lemĂc. Lemizh grammar and dictionary

# Mathematics. Odds and ends

edâdx f (x) = f (x+1)

and probably never will be.

The grammar of mathematical operations has been partly covered in the tutorial; some links to the relevant places are given below. Notation is a different matter, as it is internationally standardised.

• General notation
• Polish notation (prefix notation: Ă· + 11 7 â 9 âdivide the sum of 11 and 7 by the square root of 9â) would be the logical thing to do from a Lemizh viewpoint, but not from an international one; so there is no good reason why it should be the standard. Reverse Polish notation (postfix notation: 11 7 + 9 â Ă· âtake 11 and 7 and add them up, take 9 and calculate its square root, then divideâ) is the most practical method for pocket calculators. The negation sign _ would have to follow negative numbers instead of preceding them, though. In short, the evidence is inconclusive.
• Basic operations
• Addition is expressed with a partitive âandâ. The tentative addition symbol + is either derived from the partitive case suffix n or else from Greek Ï (ÏÎ” âandâ), or it is a compromise between them.
• Subtraction is expressed with a partitive âandâ and a negative number. The subtraction symbol is tentatively !.
• Values are multiplied using a consecutive case. Thereâs much to be said for multiplication without a symbol, just by stringing things together: 2Ă x â2 Ă 65536 Ă 22 mmâ. The explicit multiplication symbol is *.
The way Lemizh grammar represents multiplication with an asymmetric structure â one factor has a consecutive, the other an accusative â corresponds to the fact that multiplication is not necessarily commutative. When multiplying, say, matrices or quaternions, the result generally depends on which factor has the consecutive.
• Division and fractions are expressed like multiplication together with the verb lĂ gz. âcalculate the reciprocalâ; see Fractions in the tutorial. They are written by putting the divisor below the dividend. Again, this is the same that we do â and similar to what the Egyptians did â, but itâs kind of natural. The horizontal dividing bar is optional. The explicit division symbol is / and symbolises moving the object in front of it on top of the object behind it.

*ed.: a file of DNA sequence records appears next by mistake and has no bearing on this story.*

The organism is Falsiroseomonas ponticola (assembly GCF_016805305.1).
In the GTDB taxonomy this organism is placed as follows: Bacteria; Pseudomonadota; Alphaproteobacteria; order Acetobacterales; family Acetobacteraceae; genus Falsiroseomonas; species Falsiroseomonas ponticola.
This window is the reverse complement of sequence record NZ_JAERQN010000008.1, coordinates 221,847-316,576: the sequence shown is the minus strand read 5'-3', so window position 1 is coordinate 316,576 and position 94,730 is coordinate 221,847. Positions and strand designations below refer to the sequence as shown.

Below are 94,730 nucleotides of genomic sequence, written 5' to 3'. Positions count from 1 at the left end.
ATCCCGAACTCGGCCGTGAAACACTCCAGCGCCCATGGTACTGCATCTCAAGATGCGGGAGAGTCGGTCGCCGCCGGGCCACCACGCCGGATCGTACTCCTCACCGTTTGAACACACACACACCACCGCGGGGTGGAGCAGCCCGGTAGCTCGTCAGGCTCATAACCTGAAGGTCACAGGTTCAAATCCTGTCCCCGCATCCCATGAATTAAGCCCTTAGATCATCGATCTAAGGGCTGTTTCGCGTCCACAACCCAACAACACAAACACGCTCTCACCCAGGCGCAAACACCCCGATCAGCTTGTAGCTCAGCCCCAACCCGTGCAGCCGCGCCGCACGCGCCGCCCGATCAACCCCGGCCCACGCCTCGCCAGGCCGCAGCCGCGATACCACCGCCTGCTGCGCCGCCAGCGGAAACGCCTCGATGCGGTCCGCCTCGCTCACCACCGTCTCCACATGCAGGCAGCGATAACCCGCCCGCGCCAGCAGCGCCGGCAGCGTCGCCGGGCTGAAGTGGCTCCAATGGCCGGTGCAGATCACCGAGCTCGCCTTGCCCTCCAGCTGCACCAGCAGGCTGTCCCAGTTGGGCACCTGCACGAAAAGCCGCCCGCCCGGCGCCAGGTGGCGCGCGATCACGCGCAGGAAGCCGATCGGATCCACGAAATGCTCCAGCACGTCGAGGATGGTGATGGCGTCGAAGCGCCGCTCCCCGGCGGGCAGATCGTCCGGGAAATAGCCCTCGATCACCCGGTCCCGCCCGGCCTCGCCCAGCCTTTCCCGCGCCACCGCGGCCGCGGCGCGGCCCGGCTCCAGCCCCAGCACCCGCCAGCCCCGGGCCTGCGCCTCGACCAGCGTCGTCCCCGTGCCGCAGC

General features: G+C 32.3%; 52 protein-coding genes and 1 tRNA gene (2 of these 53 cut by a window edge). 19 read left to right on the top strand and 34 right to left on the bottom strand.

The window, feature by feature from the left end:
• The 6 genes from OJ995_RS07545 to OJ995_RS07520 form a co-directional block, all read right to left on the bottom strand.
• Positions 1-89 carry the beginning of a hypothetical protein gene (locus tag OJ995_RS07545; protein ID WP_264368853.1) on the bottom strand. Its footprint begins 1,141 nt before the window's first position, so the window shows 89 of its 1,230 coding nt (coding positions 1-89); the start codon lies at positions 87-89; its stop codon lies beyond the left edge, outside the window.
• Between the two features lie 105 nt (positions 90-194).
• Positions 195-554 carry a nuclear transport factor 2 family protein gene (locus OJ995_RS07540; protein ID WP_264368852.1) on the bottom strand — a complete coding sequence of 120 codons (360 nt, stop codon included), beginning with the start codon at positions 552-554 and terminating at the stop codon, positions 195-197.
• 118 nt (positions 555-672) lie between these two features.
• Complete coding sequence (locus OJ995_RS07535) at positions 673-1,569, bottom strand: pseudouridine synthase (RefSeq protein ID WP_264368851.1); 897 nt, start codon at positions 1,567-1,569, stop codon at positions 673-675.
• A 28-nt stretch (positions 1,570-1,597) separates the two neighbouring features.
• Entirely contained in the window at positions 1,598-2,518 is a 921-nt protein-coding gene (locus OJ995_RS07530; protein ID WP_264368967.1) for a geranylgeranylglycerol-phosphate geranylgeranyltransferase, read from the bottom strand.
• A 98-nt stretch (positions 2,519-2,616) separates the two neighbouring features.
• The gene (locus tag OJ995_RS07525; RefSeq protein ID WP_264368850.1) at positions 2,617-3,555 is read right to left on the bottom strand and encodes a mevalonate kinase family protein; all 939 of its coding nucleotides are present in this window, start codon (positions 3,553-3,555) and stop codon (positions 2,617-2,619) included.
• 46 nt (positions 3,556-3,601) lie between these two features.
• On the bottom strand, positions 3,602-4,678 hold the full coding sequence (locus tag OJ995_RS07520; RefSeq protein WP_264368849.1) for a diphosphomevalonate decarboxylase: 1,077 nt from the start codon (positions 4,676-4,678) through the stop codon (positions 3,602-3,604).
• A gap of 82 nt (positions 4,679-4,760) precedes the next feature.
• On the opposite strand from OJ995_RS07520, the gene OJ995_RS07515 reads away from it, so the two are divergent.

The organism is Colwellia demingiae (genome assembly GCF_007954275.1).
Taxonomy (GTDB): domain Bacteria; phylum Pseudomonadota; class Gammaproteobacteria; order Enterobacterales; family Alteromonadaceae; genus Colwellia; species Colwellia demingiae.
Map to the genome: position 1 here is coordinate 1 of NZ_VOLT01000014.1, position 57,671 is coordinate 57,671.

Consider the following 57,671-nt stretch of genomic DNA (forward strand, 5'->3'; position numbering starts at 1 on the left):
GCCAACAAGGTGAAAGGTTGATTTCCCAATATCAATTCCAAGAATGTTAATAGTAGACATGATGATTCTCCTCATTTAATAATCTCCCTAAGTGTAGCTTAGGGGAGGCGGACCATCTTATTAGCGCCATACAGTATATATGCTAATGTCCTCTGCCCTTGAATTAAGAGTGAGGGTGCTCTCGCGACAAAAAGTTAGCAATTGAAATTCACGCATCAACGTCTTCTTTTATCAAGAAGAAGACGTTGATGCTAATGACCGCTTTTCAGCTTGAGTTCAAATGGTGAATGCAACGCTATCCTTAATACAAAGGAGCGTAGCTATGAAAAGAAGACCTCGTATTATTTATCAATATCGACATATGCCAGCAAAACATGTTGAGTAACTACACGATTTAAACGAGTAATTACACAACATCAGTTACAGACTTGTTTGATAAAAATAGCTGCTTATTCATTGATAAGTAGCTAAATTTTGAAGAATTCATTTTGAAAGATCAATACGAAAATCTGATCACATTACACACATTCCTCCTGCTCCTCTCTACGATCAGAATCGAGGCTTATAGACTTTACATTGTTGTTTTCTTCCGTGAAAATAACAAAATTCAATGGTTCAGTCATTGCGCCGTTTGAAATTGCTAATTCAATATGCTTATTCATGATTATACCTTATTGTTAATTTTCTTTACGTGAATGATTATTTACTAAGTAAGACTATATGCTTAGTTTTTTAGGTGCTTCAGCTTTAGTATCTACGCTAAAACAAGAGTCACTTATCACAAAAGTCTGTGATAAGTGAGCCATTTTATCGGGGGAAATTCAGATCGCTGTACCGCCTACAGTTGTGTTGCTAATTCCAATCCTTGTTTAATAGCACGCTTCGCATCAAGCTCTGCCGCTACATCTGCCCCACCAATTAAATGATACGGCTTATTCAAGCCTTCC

The âbackwards divisionâ symbol, needed for non-commutative objects, is its mirror image \.
• Exponentiation and its inverse operations
• The grammar of exponentiation is explained here: the exponent is in the nominative, the base in the dative, and the result in the accusative. Regarding notation, exponentiation is written with the exponent as superscript to the left of the base, as we have seen on the previous page. This aligns nicely with the Lemizh plot.
• Roots are expressed with the same verb as exponentiation, having the index (e.g. 2 for square roots) in the nominative, the radicand in the accusative and the result in the dative. They are probably written with the index as subscript to the left. In combination with the way division is written, this means that a superscript and a subscript to the left of some value can equivalently be read as an exponent and a root, or as a fractional exponent: â8ÌÂČ = 82â3 is 2
3
8
in this notation. On the downside, this is inconsistant with subtraction and division, where the âaccusativeâ value (minuend, dividend and radicand, respectively) is on the left.
• Accordingly, logarithms have the argument in the accusative, the base in the dative and the result in the nominative. Notation is an open question.
• Trigonometric and hyperbolic functions
• Verbs for trigonometric functions are compounds from dĂ . and spatial verbs; the argument is in the dative and the result in the accusative. Their symbols are derived from Greek letters: Î± (from áŒÎœÏ âupâ) for the sine, Ï (from ÏÏÏÏÏ âforwardâ) for the cosine, and ÎŒ (from ÎŒÎ±ÎșÏáż¶Ï âlong, farâ) for the tangent; each with a line extending under the argument.
• Their inverse functions are expressed of course with the same verbs but reversed cases. They are symbolised by the same letters, but with lines extending over the argument.
• Verbs for hyperbolic functions and their inverses are compounds with xprĂ .. Their symbols have a áżŸ above them (a Greek /h/ for áœÏÎ”ÏÎČÎżÎ»áœ” âhyperbolaâ).
• Constants and variables
• The convention is to write constants or known values in Greek letters, and variables or unknown values in Waldaiic letters.
• The circle constant in the Lemizh world is 2Ï, as it should be, and is written Ï. It is named for ÏÏÏÎœÎżÏ âlathe, compass (drawing tool)â and Î€Î”ÏÏÎčÏÏÏÎ·, the muse of dancing.
• e, the base of the natural logarithm, is called Î”. It is named after ÎáœÏáœłÏÏÎ·, the muse of music, because of the logarithmic nature of musical scales.
• Ï, the golden ratio, is denoted Ï for ÏÎ”ÎœÏÎŹÎłÏÎœÎżÎœ âpentagonâ for being the ratio of a regular pentagonâs diagonal to its side.
• Calculus
• Having been developed in northern Europe, differentiation and integration probably have symbols derived from Waldaiic letters.
• Further mathematical terms in the dictionary include: lĂr. âdimensionâ, dnĂ . âvectorâ, dmĂpx. âconeâ, krĂj. âgroupâ, pxlĂj. âplaneâ, xĂ xs. âcurlâ, xĂk. âpointâ, qmĂ. âsetâ.